30. Ephrem is an employee and as a result of COVID-19 he is working from his home office. In order to work from home, Ephrem purchases a computer on 15 March 2020 for $1,299. He intends to use the shortcut rate to claim his additional running expenses.
31. During the entire period he is working from home as a result of COVID-19, Ephrem notes in the calendar on his computer, when he starts and finishes each day along with a note about any breaks he has and how long those breaks were.
456 hours × 80 cents per hour = $364.80
34. As Ephrem has claimed his additional running expenses using the shortcut rate, he cannot claim a separate deduction for the decline in value of his computer. Ephrem keeps a record of the calendar entries he has made to demonstrate how he calculated the number of hours he worked from home. Ephrem also keeps the receipts for his computer purchase in case he will need to claim depreciation in future.
Commissioner of Taxation
9 April 2020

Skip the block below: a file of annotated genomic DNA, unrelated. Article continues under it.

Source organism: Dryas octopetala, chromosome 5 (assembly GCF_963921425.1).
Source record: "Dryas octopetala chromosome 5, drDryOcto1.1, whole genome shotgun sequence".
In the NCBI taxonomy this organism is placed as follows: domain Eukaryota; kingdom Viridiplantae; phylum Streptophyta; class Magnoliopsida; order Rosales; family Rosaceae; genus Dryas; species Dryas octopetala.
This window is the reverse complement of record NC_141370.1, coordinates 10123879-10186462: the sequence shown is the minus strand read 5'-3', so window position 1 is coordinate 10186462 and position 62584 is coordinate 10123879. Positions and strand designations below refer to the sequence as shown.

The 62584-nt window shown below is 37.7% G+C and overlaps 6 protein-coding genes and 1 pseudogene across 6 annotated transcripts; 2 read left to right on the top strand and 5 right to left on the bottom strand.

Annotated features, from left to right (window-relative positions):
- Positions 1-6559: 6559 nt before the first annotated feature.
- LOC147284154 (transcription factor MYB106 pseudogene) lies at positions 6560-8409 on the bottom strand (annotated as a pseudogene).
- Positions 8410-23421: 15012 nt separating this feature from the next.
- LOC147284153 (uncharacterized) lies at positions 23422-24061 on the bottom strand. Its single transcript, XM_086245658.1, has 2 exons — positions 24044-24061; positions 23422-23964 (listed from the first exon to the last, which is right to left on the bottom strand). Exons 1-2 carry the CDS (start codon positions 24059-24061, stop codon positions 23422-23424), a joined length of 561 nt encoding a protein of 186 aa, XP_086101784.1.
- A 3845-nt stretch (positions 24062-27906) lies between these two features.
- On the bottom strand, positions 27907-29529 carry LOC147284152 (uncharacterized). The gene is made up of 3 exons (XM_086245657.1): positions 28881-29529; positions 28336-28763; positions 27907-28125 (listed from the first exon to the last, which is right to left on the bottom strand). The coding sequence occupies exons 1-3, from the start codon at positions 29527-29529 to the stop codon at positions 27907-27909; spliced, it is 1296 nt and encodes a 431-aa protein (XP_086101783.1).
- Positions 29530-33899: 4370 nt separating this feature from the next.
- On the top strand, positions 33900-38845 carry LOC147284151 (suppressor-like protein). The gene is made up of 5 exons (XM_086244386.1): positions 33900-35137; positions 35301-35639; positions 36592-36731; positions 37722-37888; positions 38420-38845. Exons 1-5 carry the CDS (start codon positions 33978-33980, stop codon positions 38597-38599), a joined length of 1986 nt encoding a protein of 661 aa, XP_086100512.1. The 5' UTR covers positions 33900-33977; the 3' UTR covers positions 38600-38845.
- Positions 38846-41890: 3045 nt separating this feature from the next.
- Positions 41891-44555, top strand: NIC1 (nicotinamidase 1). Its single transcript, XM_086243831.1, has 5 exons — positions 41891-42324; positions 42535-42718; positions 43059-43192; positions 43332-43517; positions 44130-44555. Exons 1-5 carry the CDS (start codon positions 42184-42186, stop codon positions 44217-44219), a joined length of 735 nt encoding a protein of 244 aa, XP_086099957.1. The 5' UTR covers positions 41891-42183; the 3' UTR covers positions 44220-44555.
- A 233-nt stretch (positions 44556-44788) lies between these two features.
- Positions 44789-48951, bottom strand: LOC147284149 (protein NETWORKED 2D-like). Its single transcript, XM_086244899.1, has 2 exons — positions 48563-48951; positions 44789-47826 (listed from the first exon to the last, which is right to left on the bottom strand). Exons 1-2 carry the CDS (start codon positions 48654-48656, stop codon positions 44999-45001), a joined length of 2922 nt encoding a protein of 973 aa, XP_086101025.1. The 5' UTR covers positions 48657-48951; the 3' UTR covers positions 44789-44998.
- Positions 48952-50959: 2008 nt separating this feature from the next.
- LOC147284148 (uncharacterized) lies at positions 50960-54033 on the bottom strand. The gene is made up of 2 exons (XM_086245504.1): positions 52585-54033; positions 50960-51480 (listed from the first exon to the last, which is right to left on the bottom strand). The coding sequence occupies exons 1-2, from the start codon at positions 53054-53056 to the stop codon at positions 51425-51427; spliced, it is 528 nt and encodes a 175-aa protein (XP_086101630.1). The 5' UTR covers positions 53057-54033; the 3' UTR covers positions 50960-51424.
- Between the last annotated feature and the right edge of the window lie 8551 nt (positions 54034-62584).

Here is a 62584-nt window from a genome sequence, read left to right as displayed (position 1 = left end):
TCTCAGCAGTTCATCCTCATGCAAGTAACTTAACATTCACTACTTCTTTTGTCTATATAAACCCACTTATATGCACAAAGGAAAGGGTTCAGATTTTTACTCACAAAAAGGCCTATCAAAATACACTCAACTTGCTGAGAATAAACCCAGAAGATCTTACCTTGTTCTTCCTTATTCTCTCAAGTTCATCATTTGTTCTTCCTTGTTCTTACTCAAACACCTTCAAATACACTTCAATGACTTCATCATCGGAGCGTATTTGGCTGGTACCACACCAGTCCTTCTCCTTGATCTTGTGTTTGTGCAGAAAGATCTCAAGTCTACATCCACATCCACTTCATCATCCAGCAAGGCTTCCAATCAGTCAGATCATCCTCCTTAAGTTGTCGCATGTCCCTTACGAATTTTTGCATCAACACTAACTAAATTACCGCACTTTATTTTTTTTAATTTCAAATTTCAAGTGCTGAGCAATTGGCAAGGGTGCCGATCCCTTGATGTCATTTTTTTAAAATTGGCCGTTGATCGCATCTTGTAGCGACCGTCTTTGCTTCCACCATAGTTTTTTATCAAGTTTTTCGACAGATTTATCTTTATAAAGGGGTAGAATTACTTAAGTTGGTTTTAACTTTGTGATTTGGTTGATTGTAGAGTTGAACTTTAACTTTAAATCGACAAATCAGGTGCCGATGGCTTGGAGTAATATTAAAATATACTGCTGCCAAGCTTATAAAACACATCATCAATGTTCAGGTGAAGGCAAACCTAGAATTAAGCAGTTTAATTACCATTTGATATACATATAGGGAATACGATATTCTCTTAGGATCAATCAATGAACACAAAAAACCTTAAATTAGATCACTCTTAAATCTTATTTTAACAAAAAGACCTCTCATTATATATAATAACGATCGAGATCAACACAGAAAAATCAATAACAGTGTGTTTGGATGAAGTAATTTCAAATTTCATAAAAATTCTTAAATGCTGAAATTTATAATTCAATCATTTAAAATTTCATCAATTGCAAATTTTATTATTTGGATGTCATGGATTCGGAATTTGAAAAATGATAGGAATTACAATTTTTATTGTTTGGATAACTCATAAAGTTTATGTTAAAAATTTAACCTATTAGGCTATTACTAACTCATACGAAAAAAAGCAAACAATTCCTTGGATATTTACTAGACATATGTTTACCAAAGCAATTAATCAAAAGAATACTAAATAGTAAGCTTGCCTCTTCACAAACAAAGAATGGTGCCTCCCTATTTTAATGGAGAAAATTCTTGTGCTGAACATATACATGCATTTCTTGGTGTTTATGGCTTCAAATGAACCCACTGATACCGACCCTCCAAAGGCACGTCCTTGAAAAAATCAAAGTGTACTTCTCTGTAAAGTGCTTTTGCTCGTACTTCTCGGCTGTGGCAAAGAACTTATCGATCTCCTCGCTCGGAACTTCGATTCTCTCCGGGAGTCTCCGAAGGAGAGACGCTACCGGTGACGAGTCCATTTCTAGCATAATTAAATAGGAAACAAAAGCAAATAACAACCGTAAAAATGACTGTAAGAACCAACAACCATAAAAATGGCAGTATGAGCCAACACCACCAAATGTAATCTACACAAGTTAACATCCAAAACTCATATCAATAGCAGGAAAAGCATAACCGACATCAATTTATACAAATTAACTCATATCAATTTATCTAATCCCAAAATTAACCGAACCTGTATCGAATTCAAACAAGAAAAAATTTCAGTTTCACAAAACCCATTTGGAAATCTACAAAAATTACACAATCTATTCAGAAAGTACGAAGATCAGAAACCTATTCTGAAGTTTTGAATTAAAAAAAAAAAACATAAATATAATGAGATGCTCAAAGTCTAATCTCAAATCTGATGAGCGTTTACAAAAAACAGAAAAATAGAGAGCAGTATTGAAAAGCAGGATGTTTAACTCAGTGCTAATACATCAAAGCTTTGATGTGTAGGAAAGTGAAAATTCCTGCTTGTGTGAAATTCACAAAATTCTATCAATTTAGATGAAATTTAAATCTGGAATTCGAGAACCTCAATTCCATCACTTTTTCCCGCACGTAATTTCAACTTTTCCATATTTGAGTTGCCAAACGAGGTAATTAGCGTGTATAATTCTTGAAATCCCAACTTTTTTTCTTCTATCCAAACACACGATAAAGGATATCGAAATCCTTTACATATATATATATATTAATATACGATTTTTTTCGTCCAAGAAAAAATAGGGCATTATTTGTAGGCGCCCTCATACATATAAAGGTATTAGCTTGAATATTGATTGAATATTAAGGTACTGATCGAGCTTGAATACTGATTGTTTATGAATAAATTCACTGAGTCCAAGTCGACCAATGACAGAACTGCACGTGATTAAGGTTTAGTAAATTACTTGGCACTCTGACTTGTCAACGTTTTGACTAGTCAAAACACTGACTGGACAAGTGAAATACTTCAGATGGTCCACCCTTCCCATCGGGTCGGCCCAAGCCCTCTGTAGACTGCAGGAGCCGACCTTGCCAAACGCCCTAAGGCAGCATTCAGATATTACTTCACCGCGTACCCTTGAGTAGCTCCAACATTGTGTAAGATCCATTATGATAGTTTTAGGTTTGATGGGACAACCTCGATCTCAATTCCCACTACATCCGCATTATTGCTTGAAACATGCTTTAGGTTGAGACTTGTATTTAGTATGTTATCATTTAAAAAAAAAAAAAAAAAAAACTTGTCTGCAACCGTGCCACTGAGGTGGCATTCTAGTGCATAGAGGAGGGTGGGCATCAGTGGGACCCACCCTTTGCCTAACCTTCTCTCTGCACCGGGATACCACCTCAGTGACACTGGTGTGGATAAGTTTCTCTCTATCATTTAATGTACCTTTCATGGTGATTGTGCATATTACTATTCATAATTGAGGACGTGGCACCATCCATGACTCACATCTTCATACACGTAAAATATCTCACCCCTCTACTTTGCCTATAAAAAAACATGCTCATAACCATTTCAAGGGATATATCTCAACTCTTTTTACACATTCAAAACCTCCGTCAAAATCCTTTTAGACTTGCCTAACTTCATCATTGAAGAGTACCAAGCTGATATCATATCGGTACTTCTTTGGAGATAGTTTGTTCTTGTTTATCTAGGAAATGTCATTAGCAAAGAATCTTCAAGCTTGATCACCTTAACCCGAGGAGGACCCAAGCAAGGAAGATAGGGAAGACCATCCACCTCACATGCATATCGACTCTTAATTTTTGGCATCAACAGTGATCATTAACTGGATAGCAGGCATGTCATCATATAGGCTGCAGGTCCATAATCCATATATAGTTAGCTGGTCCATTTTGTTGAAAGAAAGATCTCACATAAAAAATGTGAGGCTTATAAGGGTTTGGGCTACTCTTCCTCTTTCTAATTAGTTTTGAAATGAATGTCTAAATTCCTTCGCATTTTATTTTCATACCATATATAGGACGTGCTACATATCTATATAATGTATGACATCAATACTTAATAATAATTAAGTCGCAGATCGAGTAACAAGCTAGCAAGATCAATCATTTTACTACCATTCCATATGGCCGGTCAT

|Date of amendment||Part||Comment|
|8 July 2020||Paragraph 6||Date of effect updated.|
|Paragraph 13||Amended the word 'downturn'.|
|Paragraph 24||Removed mention of COVID-19.|
|Paragraph 29||Amended to include myTax and 2020-21 income year.|
|Paragraph 35||Amended to include myTax.|
You are free to copy, adapt, modify, transmit and distribute this material as you wish (but not in any way that suggests the ATO or the Commonwealth endorses you or any of your services or products).
See paragraph 6 of Taxation Ruling TR 93/30 Income tax: deductions for home office expenses for more information on the deductibility of home office expenses.
From 1 July 2018.
To determine whether she is entitled to claim occupancy expenses during the period she is running her business from home, as per paragraph 5, Elizabeth will have to consider TR 93/30.
Not previously issued as a draftATO references: File 1-L69TCR8
PS LA 2001/6